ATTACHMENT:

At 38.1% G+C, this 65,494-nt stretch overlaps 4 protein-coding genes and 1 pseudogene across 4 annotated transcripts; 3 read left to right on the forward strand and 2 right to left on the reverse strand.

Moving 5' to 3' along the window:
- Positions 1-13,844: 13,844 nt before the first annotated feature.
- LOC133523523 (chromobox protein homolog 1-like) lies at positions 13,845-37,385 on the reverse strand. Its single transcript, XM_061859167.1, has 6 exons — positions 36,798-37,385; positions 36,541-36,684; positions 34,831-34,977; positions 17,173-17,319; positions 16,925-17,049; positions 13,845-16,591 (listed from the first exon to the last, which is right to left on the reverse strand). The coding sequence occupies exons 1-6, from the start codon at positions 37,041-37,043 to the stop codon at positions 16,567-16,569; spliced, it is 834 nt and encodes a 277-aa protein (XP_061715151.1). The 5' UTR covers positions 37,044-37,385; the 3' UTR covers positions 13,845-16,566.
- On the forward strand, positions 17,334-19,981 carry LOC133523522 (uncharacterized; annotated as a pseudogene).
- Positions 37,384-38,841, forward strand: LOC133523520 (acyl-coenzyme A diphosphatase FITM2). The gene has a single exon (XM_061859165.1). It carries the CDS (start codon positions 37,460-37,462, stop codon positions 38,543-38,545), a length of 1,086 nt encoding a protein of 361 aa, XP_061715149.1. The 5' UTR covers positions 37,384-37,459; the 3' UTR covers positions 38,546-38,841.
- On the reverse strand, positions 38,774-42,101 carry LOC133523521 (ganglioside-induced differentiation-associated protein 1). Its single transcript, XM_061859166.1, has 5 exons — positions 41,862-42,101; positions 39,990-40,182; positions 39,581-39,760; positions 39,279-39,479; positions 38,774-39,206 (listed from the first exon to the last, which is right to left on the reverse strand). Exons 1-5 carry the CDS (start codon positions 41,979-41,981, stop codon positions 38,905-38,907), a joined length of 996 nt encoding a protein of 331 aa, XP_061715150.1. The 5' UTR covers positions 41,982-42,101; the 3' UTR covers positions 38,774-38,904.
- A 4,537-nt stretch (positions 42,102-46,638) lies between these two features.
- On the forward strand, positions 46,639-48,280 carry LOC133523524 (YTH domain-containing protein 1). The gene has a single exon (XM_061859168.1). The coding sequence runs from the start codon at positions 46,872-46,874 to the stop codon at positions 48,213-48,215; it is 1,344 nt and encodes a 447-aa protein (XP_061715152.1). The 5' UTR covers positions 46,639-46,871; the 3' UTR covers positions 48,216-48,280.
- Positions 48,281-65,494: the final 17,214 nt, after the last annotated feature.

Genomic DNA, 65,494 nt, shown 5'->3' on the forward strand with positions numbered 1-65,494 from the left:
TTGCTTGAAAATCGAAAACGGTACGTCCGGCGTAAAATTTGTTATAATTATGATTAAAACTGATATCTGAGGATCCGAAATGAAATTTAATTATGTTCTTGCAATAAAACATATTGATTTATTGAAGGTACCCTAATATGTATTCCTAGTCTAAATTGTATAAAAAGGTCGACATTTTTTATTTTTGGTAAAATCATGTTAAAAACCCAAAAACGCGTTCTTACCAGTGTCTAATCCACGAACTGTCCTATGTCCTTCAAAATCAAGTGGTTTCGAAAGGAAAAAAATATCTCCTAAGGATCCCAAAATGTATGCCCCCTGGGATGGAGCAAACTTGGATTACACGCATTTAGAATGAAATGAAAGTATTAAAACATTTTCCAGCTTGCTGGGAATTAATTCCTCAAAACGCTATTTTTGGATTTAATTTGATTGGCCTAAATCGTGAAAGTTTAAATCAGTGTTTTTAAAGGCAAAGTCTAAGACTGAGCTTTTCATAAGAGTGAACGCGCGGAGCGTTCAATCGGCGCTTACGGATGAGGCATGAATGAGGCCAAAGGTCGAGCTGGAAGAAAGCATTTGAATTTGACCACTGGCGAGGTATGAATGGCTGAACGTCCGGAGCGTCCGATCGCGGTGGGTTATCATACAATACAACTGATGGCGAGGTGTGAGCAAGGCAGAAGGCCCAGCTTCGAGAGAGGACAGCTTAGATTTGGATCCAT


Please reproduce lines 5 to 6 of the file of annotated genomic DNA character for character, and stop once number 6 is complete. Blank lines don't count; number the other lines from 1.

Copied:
- On the forward strand, positions 17,334-19,981 carry LOC133523522 (uncharacterized; annotated as a pseudogene).
- Positions 37,384-38,841, forward strand: LOC133523520 (acyl-coenzyme A diphosphatase FITM2). The gene has a single exon (XM_061859165.1). It carries the CDS (start codon positions 37,460-37,462, stop codon positions 38,543-38,545), a length of 1,086 nt encoding a protein of 361 aa, XP_061715149.1. The 5' UTR covers positions 37,384-37,459; the 3' UTR covers positions 38,546-38,841.